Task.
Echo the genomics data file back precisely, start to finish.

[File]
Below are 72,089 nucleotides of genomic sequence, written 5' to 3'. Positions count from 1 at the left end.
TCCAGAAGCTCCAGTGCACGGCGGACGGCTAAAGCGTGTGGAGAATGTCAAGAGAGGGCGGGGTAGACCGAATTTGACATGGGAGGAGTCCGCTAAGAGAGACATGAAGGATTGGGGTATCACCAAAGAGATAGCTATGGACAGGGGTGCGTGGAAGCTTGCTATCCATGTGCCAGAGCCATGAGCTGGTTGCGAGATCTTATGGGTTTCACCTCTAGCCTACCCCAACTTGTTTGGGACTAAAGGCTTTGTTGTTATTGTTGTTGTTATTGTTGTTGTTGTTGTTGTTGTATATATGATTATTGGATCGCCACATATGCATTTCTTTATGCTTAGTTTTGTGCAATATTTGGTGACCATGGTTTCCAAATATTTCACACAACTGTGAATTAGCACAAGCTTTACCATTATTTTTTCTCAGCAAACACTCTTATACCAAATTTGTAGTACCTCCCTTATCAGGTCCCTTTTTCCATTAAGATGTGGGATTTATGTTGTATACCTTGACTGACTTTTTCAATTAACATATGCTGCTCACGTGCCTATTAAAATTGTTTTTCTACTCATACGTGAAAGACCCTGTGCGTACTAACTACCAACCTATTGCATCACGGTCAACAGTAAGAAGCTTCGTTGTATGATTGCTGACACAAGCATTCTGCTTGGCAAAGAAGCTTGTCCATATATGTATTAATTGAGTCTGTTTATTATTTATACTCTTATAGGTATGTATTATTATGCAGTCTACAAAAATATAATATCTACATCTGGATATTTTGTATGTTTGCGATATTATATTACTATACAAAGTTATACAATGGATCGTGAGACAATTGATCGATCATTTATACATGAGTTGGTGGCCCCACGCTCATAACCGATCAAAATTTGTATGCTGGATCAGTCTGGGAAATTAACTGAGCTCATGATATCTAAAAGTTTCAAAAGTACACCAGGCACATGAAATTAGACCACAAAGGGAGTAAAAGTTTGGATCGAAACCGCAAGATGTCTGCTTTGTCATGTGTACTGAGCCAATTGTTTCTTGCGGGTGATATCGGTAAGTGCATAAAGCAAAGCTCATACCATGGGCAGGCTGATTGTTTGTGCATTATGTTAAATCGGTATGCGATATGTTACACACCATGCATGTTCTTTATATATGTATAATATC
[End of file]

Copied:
Below are 72,089 nucleotides of genomic sequence, written 5' to 3'. Positions count from 1 at the left end.
TCCAGAAGCTCCAGTGCACGGCGGACGGCTAAAGCGTGTGGAGAATGTCAAGAGAGGGCGGGGTAGACCGAATTTGACATGGGAGGAGTCCGCTAAGAGAGACATGAAGGATTGGGGTATCACCAAAGAGATAGCTATGGACAGGGGTGCGTGGAAGCTTGCTATCCATGTGCCAGAGCCATGAGCTGGTTGCGAGATCTTATGGGTTTCACCTCTAGCCTACCCCAACTTGTTTGGGACTAAAGGCTTTGTTGTTATTGTTGTTGTTATTGTTGTTGTTGTTGTTGTTGTATATATGATTATTGGATCGCCACATATGCATTTCTTTATGCTTAGTTTTGTGCAATATTTGGTGACCATGGTTTCCAAATATTTCACACAACTGTGAATTAGCACAAGCTTTACCATTATTTTTTCTCAGCAAACACTCTTATACCAAATTTGTAGTACCTCCCTTATCAGGTCCCTTTTTCCATTAAGATGTGGGATTTATGTTGTATACCTTGACTGACTTTTTCAATTAACATATGCTGCTCACGTGCCTATTAAAATTGTTTTTCTACTCATACGTGAAAGACCCTGTGCGTACTAACTACCAACCTATTGCATCACGGTCAACAGTAAGAAGCTTCGTTGTATGATTGCTGACACAAGCATTCTGCTTGGCAAAGAAGCTTGTCCATATATGTATTAATTGAGTCTGTTTATTATTTATACTCTTATAGGTATGTATTATTATGCAGTCTACAAAAATATAATATCTACATCTGGATATTTTGTATGTTTGCGATATTATATTACTATACAAAGTTATACAATGGATCGTGAGACAATTGATCGATCATTTATACATGAGTTGGTGGCCCCACGCTCATAACCGATCAAAATTTGTATGCTGGATCAGTCTGGGAAATTAACTGAGCTCATGATATCTAAAAGTTTCAAAAGTACACCAGGCACATGAAATTAGACCACAAAGGGAGTAAAAGTTTGGATCGAAACCGCAAGATGTCTGCTTTGTCATGTGTACTGAGCCAATTGTTTCTTGCGGGTGATATCGGTAAGTGCATAAAGCAAAGCTCATACCATGGGCAGGCTGATTGTTTGTGCATTATGTTAAATCGGTATGCGATATGTTACACACCATGCATGTTCTTTATATATGTATAATATC